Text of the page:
Did Russian tsars have deputies?

Nicholas II in Crimea, recovering from typhus

Nicholas II in Crimea, recovering from typhus

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Who could take the place of the Russian tsar while he was on a military campaign, vacation, or ill?

This piece began from a question posed by one of our readers: “Who would take the place of the Russian Tsar if he was unwell or in battle? [...] For example, who took Peter's place during the Great Embassy?” If you also have any questions regarding Russia’s history, culture or everyday life – feel free to email us at info@rbth.com.

Short answer: Nobody could really take the place of the Russian Tsar in taking decisions. However, it was Peter the Great who tried to grant a government institution with the right to take decisions normally taken by the Tsar. It wasn’t a success.

Who took the responsibility when the Russian Tsar fell ill?

Czar Nicholas II recovering from typhus, 1900

In October 1900, Emperor Nicholas II contracted typhoid fever and for some time was so weak there were fears he might die. During his illness, nobody took decisions in his place – the only topic of discussion in upper circles was about who would succeed him. Historian Igor Zimin writes that two parties formed – one supported Grand Duke Mikhail Alexandrovich, Nicholas’s brother, as the new Emperor. Another party wanted to wait until Empress Alexandra Feodorovna, who was then pregnant, gave birth – in hope it was a boy who could be declared the heir.

Nicholas eventually recovered. But why could no person nor state institution take decisions for the Tsar when he was ill? The answer is: responsibility. Remember that in Russia, tsars were anointed to tsardom – they took part in a special religious ceremony during their coronation. This ceremony contributed to the idea that the Tsar was bestowed with some special authority and responsibility, and he was the only one that could really take the decisions concerning the well-being and the very lives of his subjects – the Russian people.

Who took the control when the Tsar was away in battle?

Tsar Nicholas II in the Headquarters of the Commander in Chief of Imperial Russian Army, Mogilev, 1916

In 1547-1552, Ivan the Terrible commanded the Moscow army in several campaigns against the Kazan Khanate. Obviously, the ‘government’ of the Moscow Tsardom, the Boyar Duma, stayed in Moscow, and the aged boyar Ivan Morozov-Poplevin was put ‘in charge’ of the Duma. But the headquarters unit – the Tsar’s executive office, and his main counsellors – moved with him. Same practice continued in the 17th century and during the years of the Russian Empire.

Why did Peter the Great decide to create the Governing Senate?

The Governing Senate in the years of Peter the Great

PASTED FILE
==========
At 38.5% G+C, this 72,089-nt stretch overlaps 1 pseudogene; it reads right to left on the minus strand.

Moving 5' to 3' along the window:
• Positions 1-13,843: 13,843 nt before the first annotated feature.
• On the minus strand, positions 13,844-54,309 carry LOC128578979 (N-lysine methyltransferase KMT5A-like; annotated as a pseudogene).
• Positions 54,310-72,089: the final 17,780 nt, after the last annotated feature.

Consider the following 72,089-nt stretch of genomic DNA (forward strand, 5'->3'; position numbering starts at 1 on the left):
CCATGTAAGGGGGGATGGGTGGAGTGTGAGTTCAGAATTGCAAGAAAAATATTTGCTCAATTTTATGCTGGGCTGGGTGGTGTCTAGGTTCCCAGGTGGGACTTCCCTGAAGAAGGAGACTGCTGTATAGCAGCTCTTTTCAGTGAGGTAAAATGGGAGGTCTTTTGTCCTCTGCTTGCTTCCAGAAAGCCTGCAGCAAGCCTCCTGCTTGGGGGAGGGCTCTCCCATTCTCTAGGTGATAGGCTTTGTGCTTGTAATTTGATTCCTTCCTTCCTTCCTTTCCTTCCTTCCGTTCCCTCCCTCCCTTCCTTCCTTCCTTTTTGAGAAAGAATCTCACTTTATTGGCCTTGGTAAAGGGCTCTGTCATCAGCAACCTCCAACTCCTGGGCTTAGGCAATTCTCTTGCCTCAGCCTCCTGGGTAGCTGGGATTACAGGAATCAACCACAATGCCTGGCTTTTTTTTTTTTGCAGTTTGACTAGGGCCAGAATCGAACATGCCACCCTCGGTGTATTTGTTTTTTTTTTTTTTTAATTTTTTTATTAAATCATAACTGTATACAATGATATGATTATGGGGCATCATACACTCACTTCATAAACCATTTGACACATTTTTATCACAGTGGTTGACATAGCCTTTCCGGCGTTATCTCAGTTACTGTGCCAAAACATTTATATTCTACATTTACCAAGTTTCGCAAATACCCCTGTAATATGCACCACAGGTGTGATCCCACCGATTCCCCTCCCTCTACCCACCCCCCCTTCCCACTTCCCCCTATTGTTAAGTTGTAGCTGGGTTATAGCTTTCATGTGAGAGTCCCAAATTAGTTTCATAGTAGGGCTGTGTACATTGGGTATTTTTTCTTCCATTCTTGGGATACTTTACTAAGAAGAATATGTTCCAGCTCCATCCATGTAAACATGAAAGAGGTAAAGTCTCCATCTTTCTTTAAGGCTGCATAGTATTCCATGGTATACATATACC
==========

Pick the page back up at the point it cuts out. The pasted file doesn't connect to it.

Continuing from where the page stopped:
On 20 November 1710, the Ottoman Empire declared war on Russia. Peter decided to personally lead the campaign against the Ottomans, and obviously feared for his life. This is confirmed by Juel Just, the Danish envoy to Russia, who wrote that not long before departure, Peter presented his then fiancee Catherine to his sister and nieces and said that “they must consider her his lawful wife and the Russian tsarina. [...] The tsar made it clear that if he died before he could marry, then after his death, they would still have to look at her as his legitimate spouse.” So, this time the tsar really feared for his life and decided he must create an institution to substitute for him in case of sudden death.

While on military campaigns before 1711 (for instance, the Russo-Swedish (Northern) war that was still going on), Peter entrusted the affairs of the state to his various counsellors. But just before his departure to fight the Ottomans, on March 5, 1711, he officially formed the Governing Senate.

The Governing Senate in 1914, a group photo

The first Senate consisted of nine people. “Everyone must obey their orders, like they were my orders, at risk of severe punishment or death,” Peter wrote. He also left the guidelines on what the Governing Senate should immediately do: “To have un-hypocritical judgment, to limit state expenses, to collect as much money as possible, to summon young nobles [to the state service], to increase Chinese and Persian trade,” and so on. Obviously, these were not the responsibilities of the Governing Senate – just the urgent needs of the moment.

By the fall of 1711, Peter had returned from the campaign, but the Governing Senate wasn’t disbanded – the institution was entrusted with different responsibilities like the distribution of ranks and overseeing the judicial system. However, the Governing Senate never fully replaced or substituted for the Russian Tsar.

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